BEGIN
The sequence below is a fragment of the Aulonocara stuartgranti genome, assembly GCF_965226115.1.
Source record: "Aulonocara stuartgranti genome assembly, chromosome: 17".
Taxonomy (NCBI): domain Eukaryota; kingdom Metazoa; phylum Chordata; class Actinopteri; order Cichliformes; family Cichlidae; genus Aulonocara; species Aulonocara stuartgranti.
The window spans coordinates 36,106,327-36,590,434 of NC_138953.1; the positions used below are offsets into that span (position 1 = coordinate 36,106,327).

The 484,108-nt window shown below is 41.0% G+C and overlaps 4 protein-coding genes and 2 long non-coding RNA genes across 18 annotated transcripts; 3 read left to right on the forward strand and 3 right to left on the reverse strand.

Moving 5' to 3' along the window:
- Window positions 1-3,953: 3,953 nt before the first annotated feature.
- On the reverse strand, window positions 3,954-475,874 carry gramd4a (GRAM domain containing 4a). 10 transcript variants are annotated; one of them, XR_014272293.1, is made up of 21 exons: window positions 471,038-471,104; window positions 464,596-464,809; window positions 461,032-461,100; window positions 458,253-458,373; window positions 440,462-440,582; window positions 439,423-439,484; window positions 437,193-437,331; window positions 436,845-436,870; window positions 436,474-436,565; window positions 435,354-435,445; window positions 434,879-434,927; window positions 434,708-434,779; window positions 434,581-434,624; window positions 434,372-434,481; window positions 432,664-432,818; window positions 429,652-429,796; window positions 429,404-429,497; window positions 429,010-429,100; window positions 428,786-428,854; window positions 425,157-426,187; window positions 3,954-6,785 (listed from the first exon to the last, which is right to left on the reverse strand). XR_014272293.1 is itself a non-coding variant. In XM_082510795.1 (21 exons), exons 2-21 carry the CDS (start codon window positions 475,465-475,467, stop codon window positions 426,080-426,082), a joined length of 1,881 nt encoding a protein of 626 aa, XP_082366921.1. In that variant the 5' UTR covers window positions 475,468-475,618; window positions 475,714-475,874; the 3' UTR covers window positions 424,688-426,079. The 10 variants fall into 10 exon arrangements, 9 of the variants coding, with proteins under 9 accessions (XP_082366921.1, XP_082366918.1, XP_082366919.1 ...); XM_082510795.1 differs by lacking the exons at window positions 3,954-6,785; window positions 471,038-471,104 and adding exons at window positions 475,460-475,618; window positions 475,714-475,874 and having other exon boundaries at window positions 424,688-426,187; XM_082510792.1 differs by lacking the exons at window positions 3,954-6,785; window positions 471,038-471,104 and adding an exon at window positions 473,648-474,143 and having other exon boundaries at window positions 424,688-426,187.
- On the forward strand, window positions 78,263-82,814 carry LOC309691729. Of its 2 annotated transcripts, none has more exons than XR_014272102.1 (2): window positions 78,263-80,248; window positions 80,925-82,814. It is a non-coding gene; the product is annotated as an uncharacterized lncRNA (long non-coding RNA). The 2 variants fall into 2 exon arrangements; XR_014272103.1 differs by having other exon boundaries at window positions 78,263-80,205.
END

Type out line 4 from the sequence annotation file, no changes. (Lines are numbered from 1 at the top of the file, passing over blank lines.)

The window spans coordinates 36,106,327-36,590,434 of NC_138953.1; the positions used below are offsets into that span (position 1 = coordinate 36,106,327).